Book ID: CBB001422481

Victorian Literature and the Physics of the Imponderable (2015)

unapi

Alexander, Sarah C. (Author)


Pickering & Chatto


Publication Date: 2015
Physical Details: 224 pp.
Language: English

The Victorians were obsessed with the empirical but were frequently frustrated by the sizeable gaps in their understanding of the world around them. This study examines how literature and popular culture adopted the emerging language of physics to explain the unknown or `imponderable'. Writers such as Charles Dickens, William Morris and Joseph Conrad used recent concepts such as energy, entropy and atom theory to explore key issues of capitalism, imperialism and social unrest. In doing so, they created a fresh vocabulary, helping to make sense of the new experiences of modernity.

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Reviewed By

Review Ian Hesketh (2016) Review of "Victorian Literature and the Physics of the Imponderable". Isis: International Review Devoted to the History of Science and Its Cultural Influences (pp. 868-869). unapi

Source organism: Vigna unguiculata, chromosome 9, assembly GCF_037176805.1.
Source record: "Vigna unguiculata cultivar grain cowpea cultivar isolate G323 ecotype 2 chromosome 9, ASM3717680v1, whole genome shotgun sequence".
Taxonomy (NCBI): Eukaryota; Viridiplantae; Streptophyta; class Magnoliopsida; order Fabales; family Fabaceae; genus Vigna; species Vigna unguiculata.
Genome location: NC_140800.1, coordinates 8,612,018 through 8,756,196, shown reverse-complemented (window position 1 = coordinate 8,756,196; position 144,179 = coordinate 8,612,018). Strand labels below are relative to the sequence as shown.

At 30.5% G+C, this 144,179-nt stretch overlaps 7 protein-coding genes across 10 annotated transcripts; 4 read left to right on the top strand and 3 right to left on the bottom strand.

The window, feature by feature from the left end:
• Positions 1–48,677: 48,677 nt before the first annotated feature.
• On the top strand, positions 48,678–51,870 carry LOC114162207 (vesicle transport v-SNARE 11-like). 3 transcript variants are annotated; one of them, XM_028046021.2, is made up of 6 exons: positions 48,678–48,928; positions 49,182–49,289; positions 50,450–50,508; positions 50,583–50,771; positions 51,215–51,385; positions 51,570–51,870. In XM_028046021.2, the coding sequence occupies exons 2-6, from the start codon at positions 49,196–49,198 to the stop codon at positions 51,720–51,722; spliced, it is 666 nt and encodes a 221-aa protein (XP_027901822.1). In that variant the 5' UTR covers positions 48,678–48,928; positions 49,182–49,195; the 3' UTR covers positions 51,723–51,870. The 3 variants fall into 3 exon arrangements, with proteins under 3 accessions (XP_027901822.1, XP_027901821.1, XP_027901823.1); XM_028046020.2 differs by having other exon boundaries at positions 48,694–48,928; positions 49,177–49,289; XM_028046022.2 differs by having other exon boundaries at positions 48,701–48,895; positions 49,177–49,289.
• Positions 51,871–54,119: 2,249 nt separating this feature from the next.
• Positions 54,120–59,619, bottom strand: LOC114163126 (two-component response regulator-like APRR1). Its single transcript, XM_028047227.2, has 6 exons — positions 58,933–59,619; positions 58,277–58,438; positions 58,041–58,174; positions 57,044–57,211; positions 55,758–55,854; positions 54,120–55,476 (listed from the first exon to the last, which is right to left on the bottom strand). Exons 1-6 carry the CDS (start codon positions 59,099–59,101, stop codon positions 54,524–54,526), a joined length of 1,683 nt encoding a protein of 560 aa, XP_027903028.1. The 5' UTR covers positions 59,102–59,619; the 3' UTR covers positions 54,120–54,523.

Citation URI
https://data.isiscb.org/isis/citation/CBB001422481/

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Authors & Contributors
Hale, Piers J.
Buckland, Adelene
Tondre, Michael L.
Winyard, Ben
Furneaux, Holly
Connor, Steven
Journals
19: Interdisciplinary Studies in the Long Nineteenth Century
Victorian Literature and Culture
Nineteenth-Century Contexts
Journal of the History of Biology
Journal of Medical Biography
Mariner's Mirror
Publishers
MIT Press
Cambria Press
University of Chicago Press
Pickering & Chatto
University of Chicago
Stanford University
Concepts
Science and literature
Thermodynamics
Popular culture
Science and culture
Entropy
Evolution
People
Dickens, Charles
Morris, William
Conrad, Joseph
Wells, Herbert George
Shaw, George Bernard
Lyell, Charles
Time Periods
19th century
20th century, early
20th century
Places
Great Britain
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